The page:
I have studied technical mathematics and applied it for so many years. And with more experience, I got better and more competent. And I liked my competence and I worked hard to maintain it. And I did things I were good at.
I still do, but with a little change.
I realized that you can get a degree of competence where your processes and solutions become absolutely predictable and reliable - in a particular domain or problem-set. You solve problems by reuse. Industrial.
In math you have the chance to enter a next abstraction layer, but why would you change approaches that are so successful? Cross-sectoral math? It makes you even more competent. If you are an artist in solving convection-reaction-diffusion PDEs in chemical reactors or finance applying a few dirty tricks, to finite element solvers, like up-winding techniques, you are really competent.
Competence can become a danger, if it erects a barrier to change. Change brings us into the situation to become less competent for a while.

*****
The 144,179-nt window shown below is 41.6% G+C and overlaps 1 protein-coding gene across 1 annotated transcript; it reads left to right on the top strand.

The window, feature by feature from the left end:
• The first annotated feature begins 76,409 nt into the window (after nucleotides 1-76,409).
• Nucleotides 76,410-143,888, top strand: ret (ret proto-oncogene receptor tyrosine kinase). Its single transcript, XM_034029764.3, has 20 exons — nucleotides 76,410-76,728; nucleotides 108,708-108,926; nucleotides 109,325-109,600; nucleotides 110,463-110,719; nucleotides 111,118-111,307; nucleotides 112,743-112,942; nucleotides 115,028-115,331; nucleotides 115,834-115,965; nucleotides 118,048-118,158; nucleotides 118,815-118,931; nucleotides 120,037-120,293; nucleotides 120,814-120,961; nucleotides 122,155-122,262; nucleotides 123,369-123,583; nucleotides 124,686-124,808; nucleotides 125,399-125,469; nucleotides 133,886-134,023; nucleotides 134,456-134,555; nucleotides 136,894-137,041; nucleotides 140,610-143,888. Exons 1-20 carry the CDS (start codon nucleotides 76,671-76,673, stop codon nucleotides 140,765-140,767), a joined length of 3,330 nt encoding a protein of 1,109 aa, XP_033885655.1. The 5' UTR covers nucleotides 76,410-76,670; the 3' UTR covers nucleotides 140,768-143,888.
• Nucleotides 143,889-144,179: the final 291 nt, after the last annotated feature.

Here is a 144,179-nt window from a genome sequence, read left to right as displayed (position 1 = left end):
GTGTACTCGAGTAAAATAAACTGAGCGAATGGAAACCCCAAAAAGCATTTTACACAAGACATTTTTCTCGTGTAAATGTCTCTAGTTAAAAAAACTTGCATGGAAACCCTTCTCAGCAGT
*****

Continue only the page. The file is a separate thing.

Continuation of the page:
Aren't robots and computer systems the most competent problem solvers?
Math is not longer math, it is computer math - it is plugged. Mathematica is not only a math system, it is a programming system, a platform, ... for a vast variety of problems - it supports sophisticated approaches as well as brute force algorithms. It depends on you....
Is it possible to become competent in speaking? In programming?
So what has changed in my/our problem solving life? We disrupt ourselves by trying new things, do explorative and experimental prototyping, try the hard parts of projects with new approaches - like combining math with data-driven methods, use Montecarlo techniques instead of instant solvers, ... and we even reinvent our systems - as we do with newUnRisk.
Replacing sophisticated PDE solvers, by modified and optimized Montecarlo techniques, will reduce the code size from about a million lines to less than 400.000. And it is easy to make this code inherently parallel.
Competence is two-sided - it has an obvious benefit, but also a danger. Consequently, there should be optimal competence... and no, I am not (longer) an industrialist, maximizing productivity. I like dynamics, creativity, ... the uncertainty and difficulties ahead.
Generic technologies, like Mathematica help us to entering the new without the risky horror of an icy-and-storm-lashed-night.